Posted by Aaron Keyes on 4 November 2013

Last time I called worship leaders to make disciples of younger worship leaders. Since then I've met with several worship leaders from around the world who all share a common passion for successfully passing the baton to the next generation, but the landscape is much more desolate than I'd imagined, and the state of discipleship among us is much, much worse than I'd thought.

Have you noticed that every church seems to be looking for a worship leader? Pastors broadcast their sermons all around town but it's hard to reproduce live worship leading via cameras and screens. So guess what's going to become the hot new topic: raising up worship leaders.

This will be a great thing if it means discipleship moves front and center on the job descriptions of worship leaders around the world. It will be a great thing if worship pastors in their 30's, 40's, and 50's begin pouring their lives into younger worship leaders in their teens, 20's, and 30's. 

But this could also be a bad thing. If we skimp on actual discipleship, if we balk on intentionally opening up our lives and rely instead on teaching some curriculum, it could be bad. If we mistake education for discipleship we’ll see bitter results. Jesus sent out disciples he loved, not crowds he taught.

Education is a part of discipleship - after all, if you're going to do what I do, you need to know what I know - but it is not the sum total of discipleship. It's the beginning, but discipleship has to move from information to imitation. (For more on this, see Mike Breen and 3DM) Jesus didn't disciple the 5,000. He taught them. He discipled just twelve, offering more than teaching: mentoring, loving, really investing into their lives and letting them into His own.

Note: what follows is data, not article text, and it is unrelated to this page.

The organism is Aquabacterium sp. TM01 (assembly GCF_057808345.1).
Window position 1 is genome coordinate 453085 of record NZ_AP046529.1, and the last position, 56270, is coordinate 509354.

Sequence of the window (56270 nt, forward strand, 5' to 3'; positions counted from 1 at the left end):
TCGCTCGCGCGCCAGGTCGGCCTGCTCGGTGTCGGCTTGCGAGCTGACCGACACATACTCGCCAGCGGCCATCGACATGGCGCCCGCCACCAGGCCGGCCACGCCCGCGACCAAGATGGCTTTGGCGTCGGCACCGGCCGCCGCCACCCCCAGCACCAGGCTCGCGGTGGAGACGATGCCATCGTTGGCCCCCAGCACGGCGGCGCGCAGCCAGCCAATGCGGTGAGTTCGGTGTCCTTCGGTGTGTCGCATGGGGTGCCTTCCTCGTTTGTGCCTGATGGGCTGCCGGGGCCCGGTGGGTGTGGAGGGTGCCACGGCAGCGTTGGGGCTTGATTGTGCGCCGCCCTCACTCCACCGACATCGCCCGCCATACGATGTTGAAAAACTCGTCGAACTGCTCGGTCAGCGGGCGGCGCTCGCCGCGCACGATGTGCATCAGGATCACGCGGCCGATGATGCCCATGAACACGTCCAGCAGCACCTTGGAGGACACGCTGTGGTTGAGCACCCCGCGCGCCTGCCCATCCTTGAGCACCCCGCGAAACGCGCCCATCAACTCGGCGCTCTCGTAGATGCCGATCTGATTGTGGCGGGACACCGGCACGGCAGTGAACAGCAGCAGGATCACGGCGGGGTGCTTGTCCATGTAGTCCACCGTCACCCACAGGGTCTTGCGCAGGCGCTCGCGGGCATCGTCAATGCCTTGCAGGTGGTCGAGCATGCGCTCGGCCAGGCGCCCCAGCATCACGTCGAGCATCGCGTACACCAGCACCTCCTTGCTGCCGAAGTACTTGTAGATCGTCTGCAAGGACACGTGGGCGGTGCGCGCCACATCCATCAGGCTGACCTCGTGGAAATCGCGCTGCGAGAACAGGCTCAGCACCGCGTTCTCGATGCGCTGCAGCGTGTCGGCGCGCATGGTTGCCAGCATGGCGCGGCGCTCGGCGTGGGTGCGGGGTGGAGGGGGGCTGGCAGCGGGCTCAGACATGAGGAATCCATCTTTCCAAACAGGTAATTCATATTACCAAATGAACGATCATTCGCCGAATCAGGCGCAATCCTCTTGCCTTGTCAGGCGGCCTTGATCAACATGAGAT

Almost every single initiative being launched, every school being started, every plan being proposed - that I'm aware of - has only to do with education, and little or nothing to do with imitation.

But discipleship doesn't even end at imitation. The goal isn't for people to remain an imitation; the goal is for them to be released to imagination. It's not cloning, it's multiplying.  

It's like my kids. I'm one man, but I've got four sons. They carry my DNA, but then they're different as well. They don't look exactly like me, they don't act exactly like me. Ultimately my dream for my sons isn't that they'd become exactly like me. It's that they'll become who God's made them to be, and carry what God's given me to new levels of exponential increase in their own lives.

In 1 Corinthians 4:15 Paul says, ‘Even if you had ten thousand teachers, you do not have many fathers.’  There's a difference between a teacher and a father. This has to become our posture towards the next generation worship leader. Not only that they learn the skills and recite the passages, but carry our values, our convictions, and our anointing with great and exponential increase over the length of their lives. If our discipleship doesn't result in the next generation doing ‘greater things’ than we ourselves, we haven't hit the target set by Jesus.  

May God help us.

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